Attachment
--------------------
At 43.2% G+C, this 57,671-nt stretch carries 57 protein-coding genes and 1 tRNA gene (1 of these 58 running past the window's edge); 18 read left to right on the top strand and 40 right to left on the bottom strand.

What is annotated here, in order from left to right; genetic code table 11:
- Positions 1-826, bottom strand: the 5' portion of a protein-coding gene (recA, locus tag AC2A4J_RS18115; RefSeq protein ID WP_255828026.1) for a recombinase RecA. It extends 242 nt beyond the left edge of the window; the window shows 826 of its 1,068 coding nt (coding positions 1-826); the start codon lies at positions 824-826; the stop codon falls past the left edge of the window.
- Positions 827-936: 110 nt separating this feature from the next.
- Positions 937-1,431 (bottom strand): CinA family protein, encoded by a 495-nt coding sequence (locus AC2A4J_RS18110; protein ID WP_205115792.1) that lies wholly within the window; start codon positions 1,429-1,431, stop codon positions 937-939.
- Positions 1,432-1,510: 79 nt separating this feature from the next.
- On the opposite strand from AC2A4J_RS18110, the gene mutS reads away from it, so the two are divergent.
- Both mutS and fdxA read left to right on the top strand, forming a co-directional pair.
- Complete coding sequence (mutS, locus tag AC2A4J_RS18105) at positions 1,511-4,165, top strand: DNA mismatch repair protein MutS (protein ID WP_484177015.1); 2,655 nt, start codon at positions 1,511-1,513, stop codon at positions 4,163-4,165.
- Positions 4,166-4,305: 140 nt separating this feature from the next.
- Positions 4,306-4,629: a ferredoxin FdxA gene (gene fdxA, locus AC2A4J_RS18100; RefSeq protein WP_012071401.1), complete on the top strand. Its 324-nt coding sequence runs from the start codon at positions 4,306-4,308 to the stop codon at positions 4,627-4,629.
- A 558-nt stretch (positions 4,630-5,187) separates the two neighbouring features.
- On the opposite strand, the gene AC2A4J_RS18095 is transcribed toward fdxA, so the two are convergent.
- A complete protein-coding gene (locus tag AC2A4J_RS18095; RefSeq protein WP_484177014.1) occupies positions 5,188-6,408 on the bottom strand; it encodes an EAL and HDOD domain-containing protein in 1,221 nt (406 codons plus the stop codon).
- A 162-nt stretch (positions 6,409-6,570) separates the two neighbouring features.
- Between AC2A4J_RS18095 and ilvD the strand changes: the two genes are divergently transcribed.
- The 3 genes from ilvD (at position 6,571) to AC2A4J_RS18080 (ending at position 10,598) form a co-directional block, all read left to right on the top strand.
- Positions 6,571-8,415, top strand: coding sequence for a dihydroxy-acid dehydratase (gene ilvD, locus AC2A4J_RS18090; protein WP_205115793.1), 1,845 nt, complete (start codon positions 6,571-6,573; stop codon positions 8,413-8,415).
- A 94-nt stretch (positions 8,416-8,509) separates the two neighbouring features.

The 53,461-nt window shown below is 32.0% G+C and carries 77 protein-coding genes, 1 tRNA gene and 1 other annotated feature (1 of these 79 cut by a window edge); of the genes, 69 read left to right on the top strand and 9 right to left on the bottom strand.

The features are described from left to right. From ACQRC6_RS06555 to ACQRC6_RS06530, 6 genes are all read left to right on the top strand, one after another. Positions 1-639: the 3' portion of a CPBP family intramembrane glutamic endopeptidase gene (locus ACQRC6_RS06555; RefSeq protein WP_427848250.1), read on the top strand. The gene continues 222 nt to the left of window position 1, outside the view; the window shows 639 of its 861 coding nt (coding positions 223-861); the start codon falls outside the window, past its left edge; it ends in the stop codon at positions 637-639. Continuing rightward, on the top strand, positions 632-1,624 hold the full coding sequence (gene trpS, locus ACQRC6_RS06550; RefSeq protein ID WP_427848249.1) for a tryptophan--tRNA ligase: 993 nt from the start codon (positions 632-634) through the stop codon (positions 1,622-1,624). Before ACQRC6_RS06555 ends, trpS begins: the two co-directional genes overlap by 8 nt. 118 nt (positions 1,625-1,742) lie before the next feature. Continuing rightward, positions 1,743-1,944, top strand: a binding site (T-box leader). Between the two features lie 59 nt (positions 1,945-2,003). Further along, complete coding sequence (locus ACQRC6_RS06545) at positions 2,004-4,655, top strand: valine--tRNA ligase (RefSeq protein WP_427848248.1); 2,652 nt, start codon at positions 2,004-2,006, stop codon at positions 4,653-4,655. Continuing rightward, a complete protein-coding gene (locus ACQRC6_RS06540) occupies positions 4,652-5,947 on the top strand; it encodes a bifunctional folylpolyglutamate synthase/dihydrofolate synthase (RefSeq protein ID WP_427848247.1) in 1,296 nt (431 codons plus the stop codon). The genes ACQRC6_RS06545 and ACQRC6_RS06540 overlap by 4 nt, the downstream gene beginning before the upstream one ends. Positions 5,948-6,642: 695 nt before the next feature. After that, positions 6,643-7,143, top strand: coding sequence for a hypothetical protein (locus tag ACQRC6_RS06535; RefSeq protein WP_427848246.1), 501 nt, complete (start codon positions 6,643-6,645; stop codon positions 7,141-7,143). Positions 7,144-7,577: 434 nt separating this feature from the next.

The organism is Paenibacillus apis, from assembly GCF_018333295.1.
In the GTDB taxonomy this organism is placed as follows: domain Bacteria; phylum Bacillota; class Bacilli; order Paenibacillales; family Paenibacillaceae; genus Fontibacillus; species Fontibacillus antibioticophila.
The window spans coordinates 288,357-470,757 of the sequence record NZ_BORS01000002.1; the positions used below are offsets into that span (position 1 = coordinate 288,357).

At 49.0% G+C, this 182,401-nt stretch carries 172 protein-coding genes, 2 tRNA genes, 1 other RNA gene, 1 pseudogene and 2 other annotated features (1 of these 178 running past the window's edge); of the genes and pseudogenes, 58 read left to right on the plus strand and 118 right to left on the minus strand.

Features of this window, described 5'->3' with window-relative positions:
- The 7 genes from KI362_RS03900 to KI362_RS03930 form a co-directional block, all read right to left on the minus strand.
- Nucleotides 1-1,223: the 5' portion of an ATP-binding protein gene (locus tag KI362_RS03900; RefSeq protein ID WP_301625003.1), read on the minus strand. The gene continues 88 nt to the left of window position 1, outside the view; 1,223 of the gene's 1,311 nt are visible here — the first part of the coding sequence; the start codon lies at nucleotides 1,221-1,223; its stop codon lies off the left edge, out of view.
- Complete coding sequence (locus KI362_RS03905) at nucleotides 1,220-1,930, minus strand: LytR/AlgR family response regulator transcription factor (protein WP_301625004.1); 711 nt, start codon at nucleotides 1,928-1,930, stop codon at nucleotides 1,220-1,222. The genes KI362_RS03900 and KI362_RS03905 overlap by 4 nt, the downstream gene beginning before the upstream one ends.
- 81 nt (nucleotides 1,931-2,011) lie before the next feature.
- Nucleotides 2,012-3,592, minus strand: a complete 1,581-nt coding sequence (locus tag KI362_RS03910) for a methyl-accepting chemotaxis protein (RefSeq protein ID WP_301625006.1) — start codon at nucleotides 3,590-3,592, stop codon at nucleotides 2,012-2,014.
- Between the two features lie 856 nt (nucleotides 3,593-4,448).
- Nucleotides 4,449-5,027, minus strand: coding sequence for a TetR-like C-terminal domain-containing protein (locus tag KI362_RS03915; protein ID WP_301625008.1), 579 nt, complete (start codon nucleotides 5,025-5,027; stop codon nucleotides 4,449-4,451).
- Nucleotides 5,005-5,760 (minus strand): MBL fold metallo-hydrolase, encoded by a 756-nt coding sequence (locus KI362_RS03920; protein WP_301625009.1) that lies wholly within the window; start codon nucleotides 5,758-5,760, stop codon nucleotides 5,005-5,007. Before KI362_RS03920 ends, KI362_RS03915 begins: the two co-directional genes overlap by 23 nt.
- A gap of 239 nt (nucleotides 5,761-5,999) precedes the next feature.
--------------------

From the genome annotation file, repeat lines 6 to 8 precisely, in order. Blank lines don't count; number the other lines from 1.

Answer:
- Positions 1,432-1,510: 79 nt separating this feature from the next.
- On the opposite strand from AC2A4J_RS18110, the gene mutS reads away from it, so the two are divergent.
- Both mutS and fdxA read left to right on the top strand, forming a co-directional pair.